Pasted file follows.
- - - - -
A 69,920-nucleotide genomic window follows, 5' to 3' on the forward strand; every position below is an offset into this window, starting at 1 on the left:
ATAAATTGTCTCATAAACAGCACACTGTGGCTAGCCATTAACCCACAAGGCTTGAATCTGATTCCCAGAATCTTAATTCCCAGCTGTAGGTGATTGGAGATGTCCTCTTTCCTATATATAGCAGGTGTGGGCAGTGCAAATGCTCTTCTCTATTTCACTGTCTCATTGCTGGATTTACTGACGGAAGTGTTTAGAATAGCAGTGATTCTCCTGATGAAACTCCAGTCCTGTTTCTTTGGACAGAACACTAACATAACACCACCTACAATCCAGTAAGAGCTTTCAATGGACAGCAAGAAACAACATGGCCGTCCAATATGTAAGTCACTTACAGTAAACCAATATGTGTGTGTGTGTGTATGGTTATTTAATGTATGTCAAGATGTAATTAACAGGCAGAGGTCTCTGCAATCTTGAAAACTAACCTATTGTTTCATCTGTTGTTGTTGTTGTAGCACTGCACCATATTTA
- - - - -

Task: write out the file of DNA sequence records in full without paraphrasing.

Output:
A 69,920-nucleotide genomic window follows, 5' to 3' on the forward strand; every position below is an offset into this window, starting at 1 on the left:
ATAAATTGTCTCATAAACAGCACACTGTGGCTAGCCATTAACCCACAAGGCTTGAATCTGATTCCCAGAATCTTAATTCCCAGCTGTAGGTGATTGGAGATGTCCTCTTTCCTATATATAGCAGGTGTGGGCAGTGCAAATGCTCTTCTCTATTTCACTGTCTCATTGCTGGATTTACTGACGGAAGTGTTTAGAATAGCAGTGATTCTCCTGATGAAACTCCAGTCCTGTTTCTTTGGACAGAACACTAACATAACACCACCTACAATCCAGTAAGAGCTTTCAATGGACAGCAAGAAACAACATGGCCGTCCAATATGTAAGTCACTTACAGTAAACCAATATGTGTGTGTGTGTGTATGGTTATTTAATGTATGTCAAGATGTAATTAACAGGCAGAGGTCTCTGCAATCTTGAAAACTAACCTATTGTTTCATCTGTTGTTGTTGTTGTAGCACTGCACCATATTTA